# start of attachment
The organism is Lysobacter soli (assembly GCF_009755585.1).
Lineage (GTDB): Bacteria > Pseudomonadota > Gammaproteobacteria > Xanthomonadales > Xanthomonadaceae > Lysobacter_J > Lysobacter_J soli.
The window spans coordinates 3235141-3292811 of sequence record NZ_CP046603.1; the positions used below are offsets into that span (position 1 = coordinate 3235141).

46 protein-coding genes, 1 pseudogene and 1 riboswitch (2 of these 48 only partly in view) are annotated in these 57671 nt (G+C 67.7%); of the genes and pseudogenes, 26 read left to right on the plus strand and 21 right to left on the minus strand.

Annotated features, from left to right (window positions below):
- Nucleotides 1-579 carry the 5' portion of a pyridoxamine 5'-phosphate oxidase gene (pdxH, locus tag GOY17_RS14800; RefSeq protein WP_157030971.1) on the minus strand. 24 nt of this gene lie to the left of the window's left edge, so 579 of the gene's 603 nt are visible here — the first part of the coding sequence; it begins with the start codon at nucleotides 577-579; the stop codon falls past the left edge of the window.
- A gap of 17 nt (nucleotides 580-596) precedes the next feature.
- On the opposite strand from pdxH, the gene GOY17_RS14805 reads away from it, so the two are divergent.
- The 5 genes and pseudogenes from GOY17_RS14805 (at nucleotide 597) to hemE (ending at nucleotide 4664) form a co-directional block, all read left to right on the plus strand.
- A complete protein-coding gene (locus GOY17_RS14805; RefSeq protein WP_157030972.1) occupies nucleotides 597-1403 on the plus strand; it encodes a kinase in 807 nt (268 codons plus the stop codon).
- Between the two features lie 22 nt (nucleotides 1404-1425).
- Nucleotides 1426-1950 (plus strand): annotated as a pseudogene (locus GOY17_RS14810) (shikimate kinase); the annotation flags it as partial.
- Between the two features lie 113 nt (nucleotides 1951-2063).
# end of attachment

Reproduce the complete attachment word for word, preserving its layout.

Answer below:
The organism is Lysobacter soli (assembly GCF_009755585.1).
Lineage (GTDB): Bacteria > Pseudomonadota > Gammaproteobacteria > Xanthomonadales > Xanthomonadaceae > Lysobacter_J > Lysobacter_J soli.
The window spans coordinates 3235141-3292811 of sequence record NZ_CP046603.1; the positions used below are offsets into that span (position 1 = coordinate 3235141).

46 protein-coding genes, 1 pseudogene and 1 riboswitch (2 of these 48 only partly in view) are annotated in these 57671 nt (G+C 67.7%); of the genes and pseudogenes, 26 read left to right on the plus strand and 21 right to left on the minus strand.

Annotated features, from left to right (window positions below):
- Nucleotides 1-579 carry the 5' portion of a pyridoxamine 5'-phosphate oxidase gene (pdxH, locus tag GOY17_RS14800; RefSeq protein WP_157030971.1) on the minus strand. 24 nt of this gene lie to the left of the window's left edge, so 579 of the gene's 603 nt are visible here — the first part of the coding sequence; it begins with the start codon at nucleotides 577-579; the stop codon falls past the left edge of the window.
- A gap of 17 nt (nucleotides 580-596) precedes the next feature.
- On the opposite strand from pdxH, the gene GOY17_RS14805 reads away from it, so the two are divergent.
- The 5 genes and pseudogenes from GOY17_RS14805 (at nucleotide 597) to hemE (ending at nucleotide 4664) form a co-directional block, all read left to right on the plus strand.
- A complete protein-coding gene (locus GOY17_RS14805; RefSeq protein WP_157030972.1) occupies nucleotides 597-1403 on the plus strand; it encodes a kinase in 807 nt (268 codons plus the stop codon).
- Between the two features lie 22 nt (nucleotides 1404-1425).
- Nucleotides 1426-1950 (plus strand): annotated as a pseudogene (locus GOY17_RS14810) (shikimate kinase); the annotation flags it as partial.
- Between the two features lie 113 nt (nucleotides 1951-2063).